DIRECTV 2Q13 Earnings Call Notes

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This post is part of a series of posts called “Company Notes.” These posts contain quotes and exhibits from earnings calls, conference presentations, analyst days and SEC filings. The quotes are generally pieces of information that I find interesting or helpful to understanding the company, industry or economy and are not meant to provide summaries of the full content of the call. Other posts in this series can be found by clicking here. Full transcripts can be found at Seeking Alpha.

“Having said that, rising programming costs, particularly related to large resets and excessive increases in retrans and sports fees, continue to be a significant challenge for our industry overall. We’ll continue to do everything we can to fight on behalf of our customers to keep their bills down and slow these unsustainable cost increases.”

“we experienced unusually high churn in Brazil this quarter due to the fact that in previous periods, certain customers had received retention credits that were inconsistent with our authorized churn policies. Once Sky ceased issuing these unauthorized credits, a large number of these subscribers left the platform. As Mike said earlier, we have taken disciplinary action against those involved, and we’ve made changes to our policies, procedures and our organization to prevent another incident like this from occurring again.”

“I’ll start on the Hulu thing. Hey, look, no question, we were very interested in the asset. And we’re certainly disappointed in the decision that was made to pull it off the market. We made what we thought was an aggressive and attractive bid for it, and we had done a lot of work internally to develop a strategy.”

“I think we are lucky that we don’t face a lot of the issues that DIRECTV U.S. faces. I mean, I think structurally, the 2 biggest differences are, at least to date, we don’t have the issues with retransmission, the retrans issues, and you don’t really have the phenomenon of Regional Sports Networks. So even though — while sports costs are going up in Latin America like lots of other places, in general, it’s not hitting us, I think, with the same degree that it is in the U.S”

“in terms of the Pac-12, look, we’ve continued to have dialogues with them. But frankly, as long as they want to insist that you put more in the bundle that’s already too big and tax all of the customers at a rate that we don’t believe is fair for the customers that don’t care about it, and are unwilling to entertain any discussion of letting the customers choose, we probably won’t be able to carry it. So I would say, those are just the tough decisions you have to make when you look at a bundle that’s gotten too big, frankly, I think, in the eyes of most of our customers.”

“And I first of all believe that the times are different for the industry as a whole in that, frankly, the balance between content providers and distributors is out of whack. And therefore, further industry consolidation does make sense to help address what I think are unsustainable cost increases for the average customer”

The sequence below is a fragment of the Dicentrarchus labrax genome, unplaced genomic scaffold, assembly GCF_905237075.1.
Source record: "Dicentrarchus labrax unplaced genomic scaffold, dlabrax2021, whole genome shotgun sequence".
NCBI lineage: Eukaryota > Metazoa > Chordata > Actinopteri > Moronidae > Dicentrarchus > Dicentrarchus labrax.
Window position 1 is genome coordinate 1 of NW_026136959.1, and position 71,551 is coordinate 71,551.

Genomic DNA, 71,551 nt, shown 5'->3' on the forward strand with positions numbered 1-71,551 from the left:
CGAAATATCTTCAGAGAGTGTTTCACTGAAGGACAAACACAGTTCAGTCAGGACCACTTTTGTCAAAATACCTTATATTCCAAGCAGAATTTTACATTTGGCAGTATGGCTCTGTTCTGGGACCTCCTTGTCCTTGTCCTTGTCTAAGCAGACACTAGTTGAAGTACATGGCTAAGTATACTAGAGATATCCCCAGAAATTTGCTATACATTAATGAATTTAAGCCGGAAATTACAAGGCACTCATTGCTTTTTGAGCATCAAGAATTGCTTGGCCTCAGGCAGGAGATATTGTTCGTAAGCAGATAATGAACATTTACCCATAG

“I mean, I’ve seen more customer complaints this year about the price increases that we took than other years. So there’s no doubt that customers are noticing and aren’t happy about it.”

“But it’s pretty clear to me, this is not sustainable for any length of time beyond the next couple of years. I mean, something’s going to have to give.”

“In terms of the U.S. fixed broadband to the home, we’ve studied that extensively. And I’m not going to get into a lot of comments on the call here. Some of what we — our research is proprietary. But we experimented with what we call a cantenna with one of the telcos 2.5 years ago, and so we have a pretty good knowledge base of what it would take to do fixed broadband to the home. And I think it’s not — it’s not an idea that we don’t think about. But it isn’t just about spectrum. There’d be a substantial buildout cost, and you’d then have to ask whether the price/performance, from a customer standpoint, in a world where speeds are rapidly moving from 5 to 10 to 25 to 50 megabits a second to even higher, can you build out — if you’re going to go spend billions and billions of dollars building out a fixed broadband to the home, you’d have to have a lot more conviction about what the product is going to look like and what speeds you think you can achieve and what parts of the country you’d do it in than I have today. Frankly, I have no idea what DISH’s plans are in that regard. I guess we’ll all see at some point.”

“I think even in terms of usage, you hear more hype about watching video on mobile devices. But actually, most of it is either WiFi or streamed in the home versus out of the home so far.”

“we just completed a study on streaming…and sure enough, they came back and it was over 70% that do streaming in some sort.”

“Clearly, there’s no question that there are spectrum limitations. Even if you wanted to do television in the home, over the Internet, you did 3 TVs, you’re going to have a problem. Okay? I mean, if they’re all HD, I mean, you’re just going to have a problem with the Internet, and you’re going to have a huge increase in your broadband charges from your broadband provider. So frankly, every time I look at this subject, there are all kinds of tradeoffs, and when you net it all out, I mean, I could — in theory, I could put DIRECTV over the Internet. We don’t have the rights to do that, but in theory. And you’d end up having to double your broadband charges roughly, I suspect. And by the time you got done, you’d be at the same price points, and it wouldn’t matter. You’d kind of be six of one, half-dozen of the other because the satellite is still a pretty efficient way to deliver signal.”